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The Rice belt journal. (Welsh, Calcasieu Parish, La.) 1900-19??, August 25, 1905, Image 3

Image and text provided by Louisiana State University; Baton Rouge, LA

Persistent link: http://chroniclingamerica.loc.gov/lccn/sn88064402/1905-08-25/ed-1/seq-3/

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.fur ,..isn:t f it
'ast \l2':i a hai wt
ight , re th eoon- han
cen 3VU'lit l : .'.Injaro and j (011
Nva'.: "n . , !n  ei . The n
01 .lS, 4to 1 I" '.- x rtl r \ i oII rs, 111a,
r, ,;2 iltl': i l) ttih il', xv\'i(l I Il
ative ta:' a ! : iard sot cross ;e
13i colluntrl, 1nd no e 'exl)Ol ' er I
e reckles-:" liough to cntter it. 1
,wi of the Ia1t . ear has been 1)0
ignificant of the stullpendous 1
occurrinl itn Atrica than the
mn the othlir lay announcing
the Masai. the nmost famous Rea
cal African 1)o)l1h,4s. will soon
g on reselrvaionS !like the In
ds of our c('t1nlry. The chiefs ing
it people have divin their con- N
;hey have sig:1e l a treaty with
tish in which are defined the
ries of two !are reservations, ing
the northern and the (other in lia
ýthern part of dlasailand. They
greed to remove to these re
with their cattle, to be gov
by two British auministrators
nith their constaullary, are to
re order and keelp ,out intruders. I ±s
ne would have dreamed twenty I
ago that this was to be the fu
,f the proud and fornmidalale
They are not negroes. and
turies they have kept their
(ractically lpure. They are of
c origin, and ages ago they
ily fought their way from Arabia
me neighboring part of Asia
'h the African tribes to their
It habitat. They are stalwart
andsome physically. with long
irrow faces, suij)'r]) carriage and
ty bearing, the result, perhaps,
rt invariable suc(cess in war with
ibes bordering their land. .Lead
e life of herdsenl' l and warrior:.
hare excellehd in both i)ursuiits.
have loked luptnl freedom as the
est blesisng and have never
Sa slave.
oMasai were recently in the
ty of the German,zoologist Sclhil
and when they went with him
e coast to receive their pay in
i for fifteen months' service, of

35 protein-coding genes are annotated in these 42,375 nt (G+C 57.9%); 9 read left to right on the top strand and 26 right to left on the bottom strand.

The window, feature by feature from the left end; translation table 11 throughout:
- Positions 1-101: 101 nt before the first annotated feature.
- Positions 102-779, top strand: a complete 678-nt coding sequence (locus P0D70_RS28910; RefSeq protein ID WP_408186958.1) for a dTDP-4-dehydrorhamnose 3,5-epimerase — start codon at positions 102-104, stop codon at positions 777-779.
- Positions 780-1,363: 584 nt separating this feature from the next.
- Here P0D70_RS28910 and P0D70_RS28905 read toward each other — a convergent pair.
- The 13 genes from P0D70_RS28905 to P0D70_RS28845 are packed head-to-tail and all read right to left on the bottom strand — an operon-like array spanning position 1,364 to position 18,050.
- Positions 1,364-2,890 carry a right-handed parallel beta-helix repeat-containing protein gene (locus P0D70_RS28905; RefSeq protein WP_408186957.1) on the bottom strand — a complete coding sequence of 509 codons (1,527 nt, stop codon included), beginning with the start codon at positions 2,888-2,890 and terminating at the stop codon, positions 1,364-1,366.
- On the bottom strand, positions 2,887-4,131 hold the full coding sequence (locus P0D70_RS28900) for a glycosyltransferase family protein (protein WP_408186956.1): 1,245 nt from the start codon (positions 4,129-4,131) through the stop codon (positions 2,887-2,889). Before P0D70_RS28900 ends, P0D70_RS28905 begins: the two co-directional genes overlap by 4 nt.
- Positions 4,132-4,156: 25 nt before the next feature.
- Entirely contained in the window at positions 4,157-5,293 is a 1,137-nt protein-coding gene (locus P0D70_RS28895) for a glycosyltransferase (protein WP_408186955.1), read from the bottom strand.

used the money to buy the free- ý
of a middle-aged woman living Ja
Mombasa, a member of their own so
of the Masai. "No Masai," they N
"should ever be a slave." sl
Sof the most brilliant achieve- 1ý
a of African explorers was the in
of Finance to Be Heard in Peace I S
aian peace envoys are consult- -
wlthAmerican'bankers in the hope I cI
euring a loan, presumably to pay ft
salty to the Japanese government a
its losses sustained in the war. ii
ag the financiers summoned to q
asmouth are the Seligmans and c
lbers of the firm of Kuhn, Loeb & h
The present head of the Seligman n
ily and leading member of the f1
istg house of that name is Isaac t
it Seligman, who succeeded his t
let I 1880. The Seligmans have a
atc banks in New Orleans and b
SFranclsco, as well as in London, s
aind other European cities. The f
I*tdays past had much to do with s
:iatthe bonds of the United States
Uitac N. Seligman,
tad In establishlung the credit
IQlernment on a sound basis.
of the committee who called
an.envoys said their mis
tot' the purpose of inquiring
eondition of the Jews in
I4 had no financial purpose
-0f Masailand by Joseph
In 1884. He was the first
those boundless plains
~,ith game and cattle, the
tValley and the towering
beyond where white men
He won his way by in
itn.it' t:act and r 1 1(u'0. {e haid til'- in"
work- . i,' was sP.:i1l,,l in sleight of
hand, anl.. mt st w\'nde'rful of all. heI ani
c-01 tael:: outi his t ith and lit thmnii
maI.imlans the .Masai evr saw had kai
never done' this. heiy let him pas t;94
lhcau ' he was a great wonder wurk- n'(
or and a good fi H1,v. '.
ut t it was the rile of the white uo t
pioneers that finally opened their $1
_ ------ -- - 110
Rear Admiral Benham Succumbs at
Age of 73. iat
News has been received at Wash- M'
ington oi the death at Lahe 3Mahopac,
N. Y., of Rear Admiral Andrew E. K.
Benham. retired, at the age of 7c. He Sis
was a member of the Schloy court of 70
inquiry. In 1847 Rear Adti:ral Bn- r
ham, who was then a junior member 00
Japanese junks. He was in the hme$1
Naval academy in 1853, a passed mi
shipman in 1853 and a command: r in a
ecountry. Their spear were no match
a mile away. They had met the first
intruders whom they could not con
oquer; and close behind the white man
g came a cattle wlague they had never
Sheard of before. Rinderpest wiped out
Snearly all of their herds, their only
s food resource. They had never tilled
the soil, and now they perished by
tens of theousands. It is believed that
sole depmndence upson catntle.
t I C
I They are born childral Ben of the
steppe, and there they will remain.
of tSchillings tells of India squasai whon, was lked
one day up to a nes m of bees, thurst
wounded in the capture of piraticL 2
his nJapanked juarm into it and the brought out
piece after piece of yellow honey
Ssquadron of She dinstributedor among the
white man's carriers.in 13 and acommar in
186Why didng the bees not sting you?"ervd
e in the sounished porters ad western d.
bl"Your work ickading sqadrons anto ctoarry loads," hein
answthe battle of Por"But Roy home is ther
steppe, and it is mine to enjoy all I
find in it. The bees sting you, but
they love me."
portany mengageme, including some of the
leading Gheran traveler he wase rimade
Scommssonerful statiudy onf athe i in the
counpast few years, and few of the tribes